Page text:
Repairing the Tattered Marketplace of Ideas
Last week, a cluster of posters appeared along two of the principal streets that run through our campus. The signs with no elaboration read, “It’s okay to be white.”
Crafted to seem innocuous, the statement first appeared as a counterpoint to “Black Lives Matter.” It is a phrase that has become associated with sympathy for and the indirect recruitment efforts of some white supremacist groups
This is the fourth year that these posters have appeared at a wide variety of colleges. Although the context of the message is in tension with the University’s values of inclusion, that is not why they were taken down. The signs were summarily removed because they did not comply with our posting policies. We were not censoring free speech; we took down posters placed on private property without permission.
Later in the day, I sent an email to campus to inform the community about what had transpired, and that we were concerned about the intentions of those who put up the signs. I rarely send an alert to the campus indicating that an offensive graffito has been found, because those messages magnify the audience for hateful imagery. This instance proved no different.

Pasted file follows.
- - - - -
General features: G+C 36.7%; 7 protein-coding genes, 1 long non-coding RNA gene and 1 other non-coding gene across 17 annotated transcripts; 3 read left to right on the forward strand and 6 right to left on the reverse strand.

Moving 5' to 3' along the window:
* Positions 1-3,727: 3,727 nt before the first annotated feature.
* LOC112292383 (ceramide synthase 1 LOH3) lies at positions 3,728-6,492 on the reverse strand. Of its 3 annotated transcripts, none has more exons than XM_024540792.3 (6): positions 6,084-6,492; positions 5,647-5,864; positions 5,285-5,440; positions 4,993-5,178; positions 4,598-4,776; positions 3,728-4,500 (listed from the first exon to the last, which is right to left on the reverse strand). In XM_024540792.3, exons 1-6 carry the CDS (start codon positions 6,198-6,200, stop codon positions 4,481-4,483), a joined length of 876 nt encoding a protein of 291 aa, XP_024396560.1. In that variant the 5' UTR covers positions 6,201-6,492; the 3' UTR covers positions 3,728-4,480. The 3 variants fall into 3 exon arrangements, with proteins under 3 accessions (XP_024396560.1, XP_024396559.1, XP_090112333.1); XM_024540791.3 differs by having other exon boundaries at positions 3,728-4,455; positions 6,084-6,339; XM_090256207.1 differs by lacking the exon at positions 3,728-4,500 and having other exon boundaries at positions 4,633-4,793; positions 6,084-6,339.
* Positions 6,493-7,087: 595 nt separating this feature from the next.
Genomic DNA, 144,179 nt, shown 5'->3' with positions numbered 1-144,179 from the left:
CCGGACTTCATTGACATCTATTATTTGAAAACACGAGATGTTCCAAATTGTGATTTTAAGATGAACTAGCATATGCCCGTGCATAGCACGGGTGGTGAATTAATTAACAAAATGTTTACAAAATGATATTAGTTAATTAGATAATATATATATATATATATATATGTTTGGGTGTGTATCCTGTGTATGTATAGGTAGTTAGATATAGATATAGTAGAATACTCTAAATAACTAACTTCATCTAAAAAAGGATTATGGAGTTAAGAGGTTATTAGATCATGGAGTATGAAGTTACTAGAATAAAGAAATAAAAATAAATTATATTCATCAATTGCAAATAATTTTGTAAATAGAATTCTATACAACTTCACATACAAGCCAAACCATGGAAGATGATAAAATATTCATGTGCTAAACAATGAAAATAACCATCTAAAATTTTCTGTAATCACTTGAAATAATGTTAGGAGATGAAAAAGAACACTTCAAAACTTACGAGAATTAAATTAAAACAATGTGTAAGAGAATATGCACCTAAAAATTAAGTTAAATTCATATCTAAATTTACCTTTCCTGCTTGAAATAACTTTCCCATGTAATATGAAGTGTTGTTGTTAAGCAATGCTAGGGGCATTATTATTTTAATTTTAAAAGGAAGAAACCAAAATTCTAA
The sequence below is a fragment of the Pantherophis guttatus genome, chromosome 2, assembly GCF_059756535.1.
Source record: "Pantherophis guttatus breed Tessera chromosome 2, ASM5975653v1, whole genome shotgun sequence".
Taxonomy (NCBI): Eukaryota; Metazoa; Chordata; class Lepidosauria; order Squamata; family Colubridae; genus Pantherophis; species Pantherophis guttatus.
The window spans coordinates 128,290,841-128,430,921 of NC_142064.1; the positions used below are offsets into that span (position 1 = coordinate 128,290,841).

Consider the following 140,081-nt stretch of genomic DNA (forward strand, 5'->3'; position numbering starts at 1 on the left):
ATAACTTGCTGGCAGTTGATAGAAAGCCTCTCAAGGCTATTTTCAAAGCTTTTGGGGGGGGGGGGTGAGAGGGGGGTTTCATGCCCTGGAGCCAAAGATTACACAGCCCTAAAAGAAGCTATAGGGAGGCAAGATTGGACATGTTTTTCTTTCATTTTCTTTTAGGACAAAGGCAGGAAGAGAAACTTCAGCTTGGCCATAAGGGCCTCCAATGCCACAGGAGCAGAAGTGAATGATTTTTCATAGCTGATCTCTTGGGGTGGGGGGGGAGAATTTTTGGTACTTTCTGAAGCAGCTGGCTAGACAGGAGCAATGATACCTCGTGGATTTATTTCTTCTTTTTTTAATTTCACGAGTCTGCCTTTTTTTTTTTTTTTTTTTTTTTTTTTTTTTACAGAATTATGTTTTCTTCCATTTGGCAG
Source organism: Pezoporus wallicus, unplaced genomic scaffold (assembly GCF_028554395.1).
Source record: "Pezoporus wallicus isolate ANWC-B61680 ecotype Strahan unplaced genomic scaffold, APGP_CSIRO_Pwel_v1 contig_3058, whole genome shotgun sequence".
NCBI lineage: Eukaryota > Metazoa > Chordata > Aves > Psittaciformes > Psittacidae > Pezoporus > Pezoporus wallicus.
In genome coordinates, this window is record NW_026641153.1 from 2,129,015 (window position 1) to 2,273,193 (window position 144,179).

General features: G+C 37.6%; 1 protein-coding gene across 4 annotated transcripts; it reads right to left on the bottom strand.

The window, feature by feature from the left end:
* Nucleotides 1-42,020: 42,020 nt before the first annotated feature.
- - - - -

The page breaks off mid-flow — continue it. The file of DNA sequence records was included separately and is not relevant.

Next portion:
Friday’s story was covered by a local news outlet, then picked up by a second one, provoking a swirl of divisive commentary—an outcome surely hoped for by those who posted the signs. The bent of the majority of comments made to the story has been troubling. Few commenters probably made it past the headline or took the time to understand the message’s deceptive meaning before adding their own vitriol.
I frequently state that inclusion efforts may be the most important work we undertake in higher education. The next generation of community leaders need to be better prepared to level the playing field for all our neighbors than we were.
Of course, it is okay to be white, to be black, to be straight, to be gay, to be any of the innumerable things that make up the richness of humanity, but it is also critically important to be aware of subtext. We need to help our students recognize when language is being used to manipulate values and behavior, and we need to help them to develop those skills for life after college.
It is just as important for students to learn how to navigate difficult conversations and how to communicate about difference effectively. Susquehanna recently received a grant from the National Endowment for the Humanities to support the project, Promoting Civil Discourse in a Polarizing World, which is intended to do just that
Every day, we see our social fabric fraying as our collective communication becomes ever more fractious, as digital malefactors prey on the gullible, and as our ability to bestow grace on others continues to ebb. Let us hope that today’s students can help repair our tattered marketplace of ideas.